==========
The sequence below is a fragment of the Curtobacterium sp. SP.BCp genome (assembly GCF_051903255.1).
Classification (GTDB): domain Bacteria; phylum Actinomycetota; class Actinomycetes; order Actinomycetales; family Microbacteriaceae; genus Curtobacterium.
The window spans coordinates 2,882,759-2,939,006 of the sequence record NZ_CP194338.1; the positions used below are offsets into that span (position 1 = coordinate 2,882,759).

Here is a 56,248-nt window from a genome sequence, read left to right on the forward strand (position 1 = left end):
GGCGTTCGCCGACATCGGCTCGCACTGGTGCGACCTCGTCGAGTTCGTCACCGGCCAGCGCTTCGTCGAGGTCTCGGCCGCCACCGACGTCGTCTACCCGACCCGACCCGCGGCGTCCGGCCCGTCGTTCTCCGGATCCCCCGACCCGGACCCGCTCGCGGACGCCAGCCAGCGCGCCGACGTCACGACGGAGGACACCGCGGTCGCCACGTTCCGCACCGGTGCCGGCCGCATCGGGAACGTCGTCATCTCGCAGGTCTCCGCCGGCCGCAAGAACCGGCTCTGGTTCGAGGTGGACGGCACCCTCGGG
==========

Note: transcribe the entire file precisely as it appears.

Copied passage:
The sequence below is a fragment of the Curtobacterium sp. SP.BCp genome (assembly GCF_051903255.1).
Classification (GTDB): domain Bacteria; phylum Actinomycetota; class Actinomycetes; order Actinomycetales; family Microbacteriaceae; genus Curtobacterium.
The window spans coordinates 2,882,759-2,939,006 of the sequence record NZ_CP194338.1; the positions used below are offsets into that span (position 1 = coordinate 2,882,759).

Here is a 56,248-nt window from a genome sequence, read left to right on the forward strand (position 1 = left end):
GGCGTTCGCCGACATCGGCTCGCACTGGTGCGACCTCGTCGAGTTCGTCACCGGCCAGCGCTTCGTCGAGGTCTCGGCCGCCACCGACGTCGTCTACCCGACCCGACCCGCGGCGTCCGGCCCGTCGTTCTCCGGATCCCCCGACCCGGACCCGCTCGCGGACGCCAGCCAGCGCGCCGACGTCACGACGGAGGACACCGCGGTCGCCACGTTCCGCACCGGTGCCGGCCGCATCGGGAACGTCGTCATCTCGCAGGTCTCCGCCGGCCGCAAGAACCGGCTCTGGTTCGAGGTGGACGGCACCCTCGGG